Scleral lens

From Wikipedia, the free encyclopedia
Jump to: navigation, search

A scleral lens is a large lens that rests on the sclera and creates a tear-filled vault over the cornea. Scleral lenses are designed to treat a variety of eye conditions, many of which do not respond to other forms of treatment.


Modern scleral lenses are made of a highly oxygen permeable polymer. They are unique in their design in that they fit onto and are supported by the sclera, the white portion of the eye. The cause of this unique positioning is usually relevant to a specific patient, whose cornea may be too sensitive to support the lens directly. In comparison to corneal contact lenses, scleral lenses bulge outward considerably more. The space between the cornea and the lens is filled with artificial tears. The liquid, which is contained in a thin elastic reservoir, conforms to the irregularities of the deformed cornea, allowing vision to be restored comfortably. This helps to give the patient BCVA, or Best Corrected Visual Acuity.


Therapeutic use[edit]

Scleral lenses may be used to improve vision and reduce pain and light sensitivity for people suffering from growing number of disorders or injuries to the eye, such as microphthalmia, keratoconus, corneal ectasia, Stevens–Johnson syndrome, Sjögren's syndrome, aniridia, neurotrophic keratitis (aneasthetic corneas), complications post-LASIK, complications post-corneal transplant and pellucid degeneration. Injuries to the eye such as surgical complications, distorted corneal implants, as well as chemical and burn injuries also may be treated by the use of scleral lenses.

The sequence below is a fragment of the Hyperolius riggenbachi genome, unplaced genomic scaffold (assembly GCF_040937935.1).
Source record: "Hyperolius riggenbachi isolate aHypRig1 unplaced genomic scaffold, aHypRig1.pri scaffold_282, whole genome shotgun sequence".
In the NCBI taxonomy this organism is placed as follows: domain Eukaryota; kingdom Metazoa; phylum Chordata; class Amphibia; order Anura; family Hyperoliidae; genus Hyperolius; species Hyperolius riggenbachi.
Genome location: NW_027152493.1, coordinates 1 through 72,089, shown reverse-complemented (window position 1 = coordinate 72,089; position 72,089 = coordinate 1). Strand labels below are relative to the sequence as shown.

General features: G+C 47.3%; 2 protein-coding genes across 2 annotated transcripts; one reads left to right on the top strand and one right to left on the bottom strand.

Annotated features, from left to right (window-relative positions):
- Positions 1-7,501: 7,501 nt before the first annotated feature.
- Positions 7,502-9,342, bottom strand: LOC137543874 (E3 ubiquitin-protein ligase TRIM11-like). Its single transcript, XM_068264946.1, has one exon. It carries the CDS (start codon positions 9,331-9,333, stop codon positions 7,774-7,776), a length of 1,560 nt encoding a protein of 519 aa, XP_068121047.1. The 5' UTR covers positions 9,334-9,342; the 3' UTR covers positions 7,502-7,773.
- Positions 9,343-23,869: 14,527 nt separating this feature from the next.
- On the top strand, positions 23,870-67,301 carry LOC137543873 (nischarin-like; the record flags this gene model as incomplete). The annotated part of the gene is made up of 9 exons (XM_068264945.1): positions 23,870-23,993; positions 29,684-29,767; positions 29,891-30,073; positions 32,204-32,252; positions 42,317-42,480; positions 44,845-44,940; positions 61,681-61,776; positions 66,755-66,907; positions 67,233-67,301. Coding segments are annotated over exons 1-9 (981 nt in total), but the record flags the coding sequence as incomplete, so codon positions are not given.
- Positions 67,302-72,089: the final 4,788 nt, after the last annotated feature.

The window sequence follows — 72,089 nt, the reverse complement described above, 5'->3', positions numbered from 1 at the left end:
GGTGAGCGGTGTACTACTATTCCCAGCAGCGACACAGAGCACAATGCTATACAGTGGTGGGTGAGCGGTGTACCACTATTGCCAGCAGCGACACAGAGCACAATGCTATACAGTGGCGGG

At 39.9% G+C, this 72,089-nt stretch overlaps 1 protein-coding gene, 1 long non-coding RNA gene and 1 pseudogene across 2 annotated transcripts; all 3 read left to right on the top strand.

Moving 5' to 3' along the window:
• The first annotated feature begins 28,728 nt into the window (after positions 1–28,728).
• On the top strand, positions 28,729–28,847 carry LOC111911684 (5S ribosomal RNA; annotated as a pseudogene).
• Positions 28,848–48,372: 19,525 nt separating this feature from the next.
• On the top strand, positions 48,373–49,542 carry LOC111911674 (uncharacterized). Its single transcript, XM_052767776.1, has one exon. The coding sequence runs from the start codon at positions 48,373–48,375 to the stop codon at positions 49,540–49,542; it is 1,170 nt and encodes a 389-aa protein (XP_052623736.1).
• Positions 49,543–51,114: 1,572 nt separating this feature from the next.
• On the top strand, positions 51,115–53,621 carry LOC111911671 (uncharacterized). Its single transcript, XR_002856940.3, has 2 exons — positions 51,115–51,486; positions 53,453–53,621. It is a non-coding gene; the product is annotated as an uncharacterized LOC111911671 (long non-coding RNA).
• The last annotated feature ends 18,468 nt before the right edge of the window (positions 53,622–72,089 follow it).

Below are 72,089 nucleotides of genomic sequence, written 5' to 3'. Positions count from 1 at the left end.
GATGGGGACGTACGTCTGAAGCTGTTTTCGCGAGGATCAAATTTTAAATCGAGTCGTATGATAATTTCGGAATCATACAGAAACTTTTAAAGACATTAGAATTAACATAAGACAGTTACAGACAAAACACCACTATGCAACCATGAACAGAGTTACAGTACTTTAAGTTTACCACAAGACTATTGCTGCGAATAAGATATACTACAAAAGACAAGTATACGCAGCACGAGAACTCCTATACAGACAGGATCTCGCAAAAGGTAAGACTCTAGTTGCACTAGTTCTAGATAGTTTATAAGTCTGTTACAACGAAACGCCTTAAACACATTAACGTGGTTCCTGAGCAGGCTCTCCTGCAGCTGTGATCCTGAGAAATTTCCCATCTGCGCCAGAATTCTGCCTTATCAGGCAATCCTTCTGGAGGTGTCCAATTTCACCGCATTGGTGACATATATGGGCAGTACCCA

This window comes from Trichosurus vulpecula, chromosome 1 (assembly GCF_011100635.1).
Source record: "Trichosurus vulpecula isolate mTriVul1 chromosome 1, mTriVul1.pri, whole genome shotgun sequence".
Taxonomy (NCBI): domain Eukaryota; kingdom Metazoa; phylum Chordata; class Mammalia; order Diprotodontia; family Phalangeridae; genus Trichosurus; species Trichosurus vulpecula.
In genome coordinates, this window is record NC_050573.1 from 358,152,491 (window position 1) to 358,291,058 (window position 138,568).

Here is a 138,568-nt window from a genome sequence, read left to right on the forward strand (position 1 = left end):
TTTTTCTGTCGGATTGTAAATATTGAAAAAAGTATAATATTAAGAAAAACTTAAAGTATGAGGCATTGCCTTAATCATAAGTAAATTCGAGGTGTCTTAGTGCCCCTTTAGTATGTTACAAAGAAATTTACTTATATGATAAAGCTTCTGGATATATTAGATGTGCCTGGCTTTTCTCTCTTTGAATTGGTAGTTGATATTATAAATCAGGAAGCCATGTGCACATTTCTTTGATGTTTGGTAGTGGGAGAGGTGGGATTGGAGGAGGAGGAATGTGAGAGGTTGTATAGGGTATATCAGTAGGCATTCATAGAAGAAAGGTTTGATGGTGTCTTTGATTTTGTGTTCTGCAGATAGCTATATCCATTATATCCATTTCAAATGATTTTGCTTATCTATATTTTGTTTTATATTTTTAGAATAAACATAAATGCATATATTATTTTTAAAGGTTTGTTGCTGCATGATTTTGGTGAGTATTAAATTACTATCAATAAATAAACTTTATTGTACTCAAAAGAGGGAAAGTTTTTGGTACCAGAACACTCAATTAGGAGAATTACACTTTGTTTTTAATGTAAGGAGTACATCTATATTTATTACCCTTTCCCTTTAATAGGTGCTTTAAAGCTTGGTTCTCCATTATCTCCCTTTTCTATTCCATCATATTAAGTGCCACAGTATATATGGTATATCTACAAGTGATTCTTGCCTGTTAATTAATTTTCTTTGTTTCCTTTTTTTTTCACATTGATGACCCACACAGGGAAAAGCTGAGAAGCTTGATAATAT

Use in special effects[edit]

Special effect scleral lenses have also been used to produce eerie eye effects in films, such as the whited-out eyes of the monsters in Evil Dead, or blacked-out eyes in Underworld and Underworld: Evolution, or the Star Trek episode Where No Man Has Gone Before. These lenses tend to be uncomfortable and sometimes impede the actors' vision, but the visual effects produced can be striking. The lenses cost around $300, are custom-made to fit the wearer's eyes and can also be custom-painted, although most companies only sell lenses with a pre-designed look. There are many different designs available, from standard black lenses to flame-effect eyes, as well as a lens that makes the whole eye white. However, the wearer is unable to see anything while the latter variety of lens is worn. If looked after, the lenses can be kept for approximately one year. It is recommended that they be worn for a maximum of 5–6 hours at a time, and only occasionally.

Use for eye movement measurement[edit]

In experiments in ophtalmology or cognitive science, scleral lenses with embedded mirrors or with embedded magnetic field sensors in form of wire coils ("scleral coils") are commonly used for measuring eye movements.

External links[edit]